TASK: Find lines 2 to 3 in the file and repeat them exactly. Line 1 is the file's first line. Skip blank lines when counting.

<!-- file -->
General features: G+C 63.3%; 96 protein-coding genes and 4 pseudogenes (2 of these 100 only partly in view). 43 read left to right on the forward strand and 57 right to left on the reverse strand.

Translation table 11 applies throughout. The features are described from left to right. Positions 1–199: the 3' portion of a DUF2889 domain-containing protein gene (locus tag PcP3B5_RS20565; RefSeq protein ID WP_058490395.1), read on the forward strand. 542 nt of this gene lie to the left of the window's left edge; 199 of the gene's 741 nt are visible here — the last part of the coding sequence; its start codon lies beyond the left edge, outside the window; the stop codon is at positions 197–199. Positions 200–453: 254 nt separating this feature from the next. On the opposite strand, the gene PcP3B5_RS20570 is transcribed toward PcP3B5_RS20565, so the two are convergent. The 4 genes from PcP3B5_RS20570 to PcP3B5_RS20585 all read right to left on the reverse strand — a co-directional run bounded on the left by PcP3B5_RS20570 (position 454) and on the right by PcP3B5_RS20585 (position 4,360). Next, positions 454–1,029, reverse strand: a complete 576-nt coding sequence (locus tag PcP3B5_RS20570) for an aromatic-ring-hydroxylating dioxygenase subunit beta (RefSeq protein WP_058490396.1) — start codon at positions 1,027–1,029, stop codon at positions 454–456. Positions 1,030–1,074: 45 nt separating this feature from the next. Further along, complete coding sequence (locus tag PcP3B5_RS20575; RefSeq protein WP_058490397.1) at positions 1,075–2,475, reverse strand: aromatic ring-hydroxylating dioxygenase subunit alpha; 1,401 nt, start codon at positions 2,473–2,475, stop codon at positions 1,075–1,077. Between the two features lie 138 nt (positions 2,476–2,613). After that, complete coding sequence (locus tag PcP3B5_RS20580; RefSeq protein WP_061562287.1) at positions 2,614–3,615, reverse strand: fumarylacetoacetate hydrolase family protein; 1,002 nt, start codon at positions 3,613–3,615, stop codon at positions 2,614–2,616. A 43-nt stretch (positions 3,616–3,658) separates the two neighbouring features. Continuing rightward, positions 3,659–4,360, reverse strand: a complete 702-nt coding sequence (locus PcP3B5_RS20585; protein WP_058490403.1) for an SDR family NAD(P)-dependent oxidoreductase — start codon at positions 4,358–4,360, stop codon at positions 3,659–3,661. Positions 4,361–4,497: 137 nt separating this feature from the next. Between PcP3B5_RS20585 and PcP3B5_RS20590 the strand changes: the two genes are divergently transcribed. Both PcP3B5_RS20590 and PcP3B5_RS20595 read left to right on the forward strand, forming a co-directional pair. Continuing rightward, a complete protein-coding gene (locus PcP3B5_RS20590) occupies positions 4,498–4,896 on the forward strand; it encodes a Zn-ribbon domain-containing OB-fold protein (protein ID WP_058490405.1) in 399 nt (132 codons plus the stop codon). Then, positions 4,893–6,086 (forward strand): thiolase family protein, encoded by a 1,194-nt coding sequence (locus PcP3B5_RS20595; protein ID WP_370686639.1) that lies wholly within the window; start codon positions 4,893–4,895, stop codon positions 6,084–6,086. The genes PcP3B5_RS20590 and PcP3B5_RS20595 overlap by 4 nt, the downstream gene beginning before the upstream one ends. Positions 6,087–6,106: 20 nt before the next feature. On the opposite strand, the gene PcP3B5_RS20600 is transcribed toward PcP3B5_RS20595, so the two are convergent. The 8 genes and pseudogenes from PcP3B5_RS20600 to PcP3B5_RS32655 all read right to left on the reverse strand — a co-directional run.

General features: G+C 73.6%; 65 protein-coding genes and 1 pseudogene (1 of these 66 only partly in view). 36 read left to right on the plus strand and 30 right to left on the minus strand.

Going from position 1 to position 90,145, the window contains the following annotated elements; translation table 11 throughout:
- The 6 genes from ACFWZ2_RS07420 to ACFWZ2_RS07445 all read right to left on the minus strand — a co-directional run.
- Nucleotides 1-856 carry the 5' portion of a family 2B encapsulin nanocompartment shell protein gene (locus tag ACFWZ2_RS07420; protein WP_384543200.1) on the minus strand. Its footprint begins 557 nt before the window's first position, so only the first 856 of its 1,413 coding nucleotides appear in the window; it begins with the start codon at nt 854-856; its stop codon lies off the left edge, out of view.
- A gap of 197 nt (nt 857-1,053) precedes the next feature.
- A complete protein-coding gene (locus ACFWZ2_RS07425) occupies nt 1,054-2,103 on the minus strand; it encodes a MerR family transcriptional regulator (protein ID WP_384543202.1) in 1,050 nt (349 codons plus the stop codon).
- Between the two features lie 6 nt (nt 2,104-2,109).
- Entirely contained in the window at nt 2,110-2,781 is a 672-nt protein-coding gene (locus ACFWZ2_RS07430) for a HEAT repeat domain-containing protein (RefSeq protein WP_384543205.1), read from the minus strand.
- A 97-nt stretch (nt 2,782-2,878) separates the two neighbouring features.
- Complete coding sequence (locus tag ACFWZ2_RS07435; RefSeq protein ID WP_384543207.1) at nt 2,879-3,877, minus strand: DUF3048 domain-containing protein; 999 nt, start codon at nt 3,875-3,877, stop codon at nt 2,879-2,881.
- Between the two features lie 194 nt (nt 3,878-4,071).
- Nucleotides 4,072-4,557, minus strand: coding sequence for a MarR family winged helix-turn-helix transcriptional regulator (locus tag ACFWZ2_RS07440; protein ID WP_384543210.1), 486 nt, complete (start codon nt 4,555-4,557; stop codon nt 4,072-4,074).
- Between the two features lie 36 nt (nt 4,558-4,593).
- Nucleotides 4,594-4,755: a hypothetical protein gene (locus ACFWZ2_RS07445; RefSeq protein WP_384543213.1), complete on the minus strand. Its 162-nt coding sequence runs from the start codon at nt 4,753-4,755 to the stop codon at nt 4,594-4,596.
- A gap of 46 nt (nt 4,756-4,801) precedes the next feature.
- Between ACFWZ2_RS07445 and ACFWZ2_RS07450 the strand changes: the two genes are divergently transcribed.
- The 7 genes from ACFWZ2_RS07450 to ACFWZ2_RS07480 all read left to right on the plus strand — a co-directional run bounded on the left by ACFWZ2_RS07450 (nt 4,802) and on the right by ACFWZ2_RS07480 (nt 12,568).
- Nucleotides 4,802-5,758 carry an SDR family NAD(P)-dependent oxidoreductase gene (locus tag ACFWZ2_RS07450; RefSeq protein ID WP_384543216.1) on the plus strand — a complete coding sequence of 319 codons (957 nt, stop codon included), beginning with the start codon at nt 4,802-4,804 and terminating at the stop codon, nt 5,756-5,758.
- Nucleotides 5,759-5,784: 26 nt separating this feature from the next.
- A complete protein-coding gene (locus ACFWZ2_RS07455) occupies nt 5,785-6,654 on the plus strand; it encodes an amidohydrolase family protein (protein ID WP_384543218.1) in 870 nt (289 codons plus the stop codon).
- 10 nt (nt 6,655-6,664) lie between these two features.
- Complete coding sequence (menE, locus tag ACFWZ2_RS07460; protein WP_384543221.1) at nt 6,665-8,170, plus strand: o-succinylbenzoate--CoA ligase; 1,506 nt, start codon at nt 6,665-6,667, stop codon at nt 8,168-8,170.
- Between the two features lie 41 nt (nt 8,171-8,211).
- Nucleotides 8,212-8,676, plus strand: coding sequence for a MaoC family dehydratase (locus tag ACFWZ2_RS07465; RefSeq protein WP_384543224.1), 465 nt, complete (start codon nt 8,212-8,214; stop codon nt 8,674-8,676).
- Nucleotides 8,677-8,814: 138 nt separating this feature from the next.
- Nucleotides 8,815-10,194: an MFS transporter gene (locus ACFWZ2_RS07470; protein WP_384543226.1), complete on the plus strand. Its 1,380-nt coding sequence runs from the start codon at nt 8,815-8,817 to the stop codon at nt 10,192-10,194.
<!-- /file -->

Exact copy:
Translation table 11 applies throughout. The features are described from left to right. Positions 1–199: the 3' portion of a DUF2889 domain-containing protein gene (locus tag PcP3B5_RS20565; RefSeq protein ID WP_058490395.1), read on the forward strand. 542 nt of this gene lie to the left of the window's left edge; 199 of the gene's 741 nt are visible here — the last part of the coding sequence; its start codon lies beyond the left edge, outside the window; the stop codon is at positions 197–199. Positions 200–453: 254 nt separating this feature from the next. On the opposite strand, the gene PcP3B5_RS20570 is transcribed toward PcP3B5_RS20565, so the two are convergent. The 4 genes from PcP3B5_RS20570 to PcP3B5_RS20585 all read right to left on the reverse strand — a co-directional run bounded on the left by PcP3B5_RS20570 (position 454) and on the right by PcP3B5_RS20585 (position 4,360). Next, positions 454–1,029, reverse strand: a complete 576-nt coding sequence (locus tag PcP3B5_RS20570) for an aromatic-ring-hydroxylating dioxygenase subunit beta (RefSeq protein WP_058490396.1) — start codon at positions 1,027–1,029, stop codon at positions 454–456. Positions 1,030–1,074: 45 nt separating this feature from the next. Further along, complete coding sequence (locus tag PcP3B5_RS20575; RefSeq protein WP_058490397.1) at positions 1,075–2,475, reverse strand: aromatic ring-hydroxylating dioxygenase subunit alpha; 1,401 nt, start codon at positions 2,473–2,475, stop codon at positions 1,075–1,077. Between the two features lie 138 nt (positions 2,476–2,613). After that, complete coding sequence (locus tag PcP3B5_RS20580; RefSeq protein WP_061562287.1) at positions 2,614–3,615, reverse strand: fumarylacetoacetate hydrolase family protein; 1,002 nt, start codon at positions 3,613–3,615, stop codon at positions 2,614–2,616. A 43-nt stretch (positions 3,616–3,658) separates the two neighbouring features. Continuing rightward, positions 3,659–4,360, reverse strand: a complete 702-nt coding sequence (locus PcP3B5_RS20585; protein WP_058490403.1) for an SDR family NAD(P)-dependent oxidoreductase — start codon at positions 4,358–4,360, stop codon at positions 3,659–3,661. Positions 4,361–4,497: 137 nt separating this feature from the next. Between PcP3B5_RS20585 and PcP3B5_RS20590 the strand changes: the two genes are divergently transcribed. Both PcP3B5_RS20590 and PcP3B5_RS20595 read left to right on the forward strand, forming a co-directional pair. Continuing rightward, a complete protein-coding gene (locus PcP3B5_RS20590) occupies positions 4,498–4,896 on the forward strand; it encodes a Zn-ribbon domain-containing OB-fold protein (protein ID WP_058490405.1) in 399 nt (132 codons plus the stop codon). Then, positions 4,893–6,086 (forward strand): thiolase family protein, encoded by a 1,194-nt coding sequence (locus PcP3B5_RS20595; protein ID WP_370686639.1) that lies wholly within the window; start codon positions 4,893–4,895, stop codon positions 6,084–6,086. The genes PcP3B5_RS20590 and PcP3B5_RS20595 overlap by 4 nt, the downstream gene beginning before the upstream one ends. Positions 6,087–6,106: 20 nt before the next feature. On the opposite strand, the gene PcP3B5_RS20600 is transcribed toward PcP3B5_RS20595, so the two are convergent. The 8 genes and pseudogenes from PcP3B5_RS20600 to PcP3B5_RS32655 all read right to left on the reverse strand — a co-directional run.

General features: G+C 73.6%; 65 protein-coding genes and 1 pseudogene (1 of these 66 only partly in view). 36 read left to right on the plus strand and 30 right to left on the minus strand.